To eliminate the various language barriers, all kinds of medical-related data and information is published in various languages. Translating a particular document has always been a difficult job, requiring extremely meticulous people with great attention to detail to get the job done.
Because of how their sentence structure, syntax, nuances, and subtleties differ, there’s a great chance of an error taking place. But in the medical field, the room for error is generally very little and the smallest of mistakes can cost a life.
Urgency Can Lead to Mistakes
One of the major errors people make is keeping short deadlines for their medical translations. Translations in general aren’t just simple as putting a text into Google Translate to copy the result. They require going over the context several times by a concerned individual with some medical knowledge along with bilingual/multilingual capabilities to translate the text properly.
Avoiding Literary Issues
One of the major issues with translations, in general, is that many languages don’t have equivalent terms and phrases. This makes the translation process much more difficult. While most medical journals don’t use such casual terminologies, there are certain instances where a medical contributor may use a particular term that won’t directly translate.
This makes it crucial to have people proficient in both languages at the helm to ensure such issues don’t take place. At the very least, they can prevent some problems.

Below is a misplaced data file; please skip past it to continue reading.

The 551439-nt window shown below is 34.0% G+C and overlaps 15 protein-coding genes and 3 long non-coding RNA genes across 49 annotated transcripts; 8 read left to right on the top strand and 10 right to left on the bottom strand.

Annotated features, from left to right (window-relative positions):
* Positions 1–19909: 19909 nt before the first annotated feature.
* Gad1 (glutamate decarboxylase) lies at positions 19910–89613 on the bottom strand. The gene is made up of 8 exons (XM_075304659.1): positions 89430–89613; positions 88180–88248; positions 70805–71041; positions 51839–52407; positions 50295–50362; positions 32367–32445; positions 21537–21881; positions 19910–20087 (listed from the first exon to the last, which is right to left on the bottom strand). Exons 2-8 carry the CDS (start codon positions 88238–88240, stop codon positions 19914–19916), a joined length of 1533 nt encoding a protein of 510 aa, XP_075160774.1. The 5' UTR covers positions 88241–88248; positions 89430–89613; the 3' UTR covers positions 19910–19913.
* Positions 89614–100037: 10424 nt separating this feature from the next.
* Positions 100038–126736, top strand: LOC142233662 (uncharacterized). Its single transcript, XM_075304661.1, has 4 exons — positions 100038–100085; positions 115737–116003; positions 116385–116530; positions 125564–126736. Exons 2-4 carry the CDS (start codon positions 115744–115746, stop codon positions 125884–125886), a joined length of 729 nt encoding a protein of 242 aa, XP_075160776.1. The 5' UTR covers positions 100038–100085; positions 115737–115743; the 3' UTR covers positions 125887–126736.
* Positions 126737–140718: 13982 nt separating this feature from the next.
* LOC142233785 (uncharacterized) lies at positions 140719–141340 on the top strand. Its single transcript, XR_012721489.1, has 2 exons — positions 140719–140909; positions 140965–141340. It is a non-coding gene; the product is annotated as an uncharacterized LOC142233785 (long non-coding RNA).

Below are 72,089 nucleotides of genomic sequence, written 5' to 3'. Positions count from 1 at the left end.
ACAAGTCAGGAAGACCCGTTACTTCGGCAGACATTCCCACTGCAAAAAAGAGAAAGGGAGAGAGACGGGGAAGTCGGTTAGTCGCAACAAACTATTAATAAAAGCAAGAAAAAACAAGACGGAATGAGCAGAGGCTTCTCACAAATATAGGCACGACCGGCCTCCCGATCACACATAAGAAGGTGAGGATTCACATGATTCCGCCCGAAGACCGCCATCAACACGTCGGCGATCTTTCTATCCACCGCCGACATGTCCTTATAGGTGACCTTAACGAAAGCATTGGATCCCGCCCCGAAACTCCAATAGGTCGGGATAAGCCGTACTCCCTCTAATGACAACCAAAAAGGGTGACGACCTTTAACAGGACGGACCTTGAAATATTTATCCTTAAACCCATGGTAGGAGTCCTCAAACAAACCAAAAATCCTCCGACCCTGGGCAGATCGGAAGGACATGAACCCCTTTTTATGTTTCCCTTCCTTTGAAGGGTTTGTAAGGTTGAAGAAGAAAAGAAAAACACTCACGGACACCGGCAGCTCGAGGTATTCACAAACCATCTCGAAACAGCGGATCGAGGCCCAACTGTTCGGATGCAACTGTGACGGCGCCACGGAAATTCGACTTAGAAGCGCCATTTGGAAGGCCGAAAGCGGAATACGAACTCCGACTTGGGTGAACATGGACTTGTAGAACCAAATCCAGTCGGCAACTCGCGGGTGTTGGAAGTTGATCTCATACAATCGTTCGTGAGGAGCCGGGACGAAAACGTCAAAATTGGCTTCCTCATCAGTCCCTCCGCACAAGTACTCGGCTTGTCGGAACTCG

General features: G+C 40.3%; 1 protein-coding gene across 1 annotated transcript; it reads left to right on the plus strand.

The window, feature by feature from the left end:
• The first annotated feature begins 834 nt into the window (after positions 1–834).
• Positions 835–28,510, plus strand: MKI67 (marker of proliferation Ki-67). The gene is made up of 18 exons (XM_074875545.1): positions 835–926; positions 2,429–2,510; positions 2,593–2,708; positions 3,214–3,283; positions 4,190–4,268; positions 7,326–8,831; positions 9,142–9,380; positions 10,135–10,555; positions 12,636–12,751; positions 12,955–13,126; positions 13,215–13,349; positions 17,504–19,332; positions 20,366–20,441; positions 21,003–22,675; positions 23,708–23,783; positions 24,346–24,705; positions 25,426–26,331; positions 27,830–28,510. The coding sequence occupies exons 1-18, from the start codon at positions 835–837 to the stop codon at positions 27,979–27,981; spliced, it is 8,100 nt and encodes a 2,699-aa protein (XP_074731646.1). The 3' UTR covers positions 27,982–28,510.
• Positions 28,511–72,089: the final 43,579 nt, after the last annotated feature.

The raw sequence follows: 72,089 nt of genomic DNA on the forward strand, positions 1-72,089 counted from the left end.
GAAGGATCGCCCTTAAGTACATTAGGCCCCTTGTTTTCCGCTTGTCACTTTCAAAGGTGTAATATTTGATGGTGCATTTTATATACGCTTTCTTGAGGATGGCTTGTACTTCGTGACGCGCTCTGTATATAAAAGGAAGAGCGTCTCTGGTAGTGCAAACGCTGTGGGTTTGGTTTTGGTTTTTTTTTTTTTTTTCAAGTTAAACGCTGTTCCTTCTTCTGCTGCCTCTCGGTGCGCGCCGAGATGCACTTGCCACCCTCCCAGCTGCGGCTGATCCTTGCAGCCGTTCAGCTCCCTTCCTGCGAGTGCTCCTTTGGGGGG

In the past, there are known instances where medical translation mishaps have led to major issues. The case of Willie Ramirez is famous in particular, where the doctors were unable to understand Spanish. Not being able to interpret what the patient’s family was saying, figuring out the probable cause of why Willie was ill prolonged.
What many people assumed was the word “intoxicado” being a direct translation to “intoxicated”, was an umbrella term that a proficient speaker would be aware of. Eventually, Willie’s hemorrhage was diagnosed but he was already paralyzed from the effects of the hemorrhage.
It’s an essential compliance policy to have quality control over the medical instructions and material provided to health care workers. There should be cross-verification of both languages to ensure the best translation possible with no ambiguity on each end. Not having such quality control may be a direct violation of these compliance policies.
Different parts of the world have different policies, with each describing how the major languages spoken in the region should be looked over and considered. These require a strict implementation to prevent any unnecessary disasters such as the Willie Ramirez case.
Make sure that your medical translations come through with proper and native phrasing for easy understanding. Apart from certified document translation, PA Localisation also offers voice-over, website translation services, subtitling, scientific journal and medical manuscript, academic editing, and proofreading services among others.
Reach out to us today to get started on your project.